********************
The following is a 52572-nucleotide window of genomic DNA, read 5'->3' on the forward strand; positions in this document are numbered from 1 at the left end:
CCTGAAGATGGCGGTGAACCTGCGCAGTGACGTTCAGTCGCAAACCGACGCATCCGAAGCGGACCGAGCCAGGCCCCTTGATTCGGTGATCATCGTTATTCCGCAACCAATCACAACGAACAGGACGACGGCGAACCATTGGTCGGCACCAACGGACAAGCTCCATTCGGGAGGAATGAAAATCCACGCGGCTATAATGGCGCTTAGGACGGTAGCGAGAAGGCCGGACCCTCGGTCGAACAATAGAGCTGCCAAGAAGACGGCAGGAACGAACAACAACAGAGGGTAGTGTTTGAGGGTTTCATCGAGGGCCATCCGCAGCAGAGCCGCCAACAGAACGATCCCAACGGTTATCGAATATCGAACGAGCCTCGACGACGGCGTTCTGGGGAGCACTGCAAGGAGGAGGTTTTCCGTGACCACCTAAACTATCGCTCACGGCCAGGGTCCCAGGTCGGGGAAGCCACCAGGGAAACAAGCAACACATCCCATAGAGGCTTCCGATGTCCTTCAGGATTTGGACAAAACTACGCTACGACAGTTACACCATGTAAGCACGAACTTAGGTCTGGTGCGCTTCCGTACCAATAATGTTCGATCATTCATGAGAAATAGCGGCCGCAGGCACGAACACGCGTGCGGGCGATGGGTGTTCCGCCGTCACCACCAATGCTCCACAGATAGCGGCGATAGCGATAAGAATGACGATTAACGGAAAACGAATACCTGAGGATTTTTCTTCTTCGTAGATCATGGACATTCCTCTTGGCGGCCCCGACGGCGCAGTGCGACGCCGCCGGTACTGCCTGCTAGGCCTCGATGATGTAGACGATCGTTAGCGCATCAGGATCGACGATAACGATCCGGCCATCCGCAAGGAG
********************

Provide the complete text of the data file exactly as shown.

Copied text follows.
The following is a 52572-nucleotide window of genomic DNA, read 5'->3' on the forward strand; positions in this document are numbered from 1 at the left end:
CCTGAAGATGGCGGTGAACCTGCGCAGTGACGTTCAGTCGCAAACCGACGCATCCGAAGCGGACCGAGCCAGGCCCCTTGATTCGGTGATCATCGTTATTCCGCAACCAATCACAACGAACAGGACGACGGCGAACCATTGGTCGGCACCAACGGACAAGCTCCATTCGGGAGGAATGAAAATCCACGCGGCTATAATGGCGCTTAGGACGGTAGCGAGAAGGCCGGACCCTCGGTCGAACAATAGAGCTGCCAAGAAGACGGCAGGAACGAACAACAACAGAGGGTAGTGTTTGAGGGTTTCATCGAGGGCCATCCGCAGCAGAGCCGCCAACAGAACGATCCCAACGGTTATCGAATATCGAACGAGCCTCGACGACGGCGTTCTGGGGAGCACTGCAAGGAGGAGGTTTTCCGTGACCACCTAAACTATCGCTCACGGCCAGGGTCCCAGGTCGGGGAAGCCACCAGGGAAACAAGCAACACATCCCATAGAGGCTTCCGATGTCCTTCAGGATTTGGACAAAACTACGCTACGACAGTTACACCATGTAAGCACGAACTTAGGTCTGGTGCGCTTCCGTACCAATAATGTTCGATCATTCATGAGAAATAGCGGCCGCAGGCACGAACACGCGTGCGGGCGATGGGTGTTCCGCCGTCACCACCAATGCTCCACAGATAGCGGCGATAGCGATAAGAATGACGATTAACGGAAAACGAATACCTGAGGATTTTTCTTCTTCGTAGATCATGGACATTCCTCTTGGCGGCCCCGACGGCGCAGTGCGACGCCGCCGGTACTGCCTGCTAGGCCTCGATGATGTAGACGATCGTTAGCGCATCAGGATCGACGATAACGATCCGGCCATCCGCAAGGAG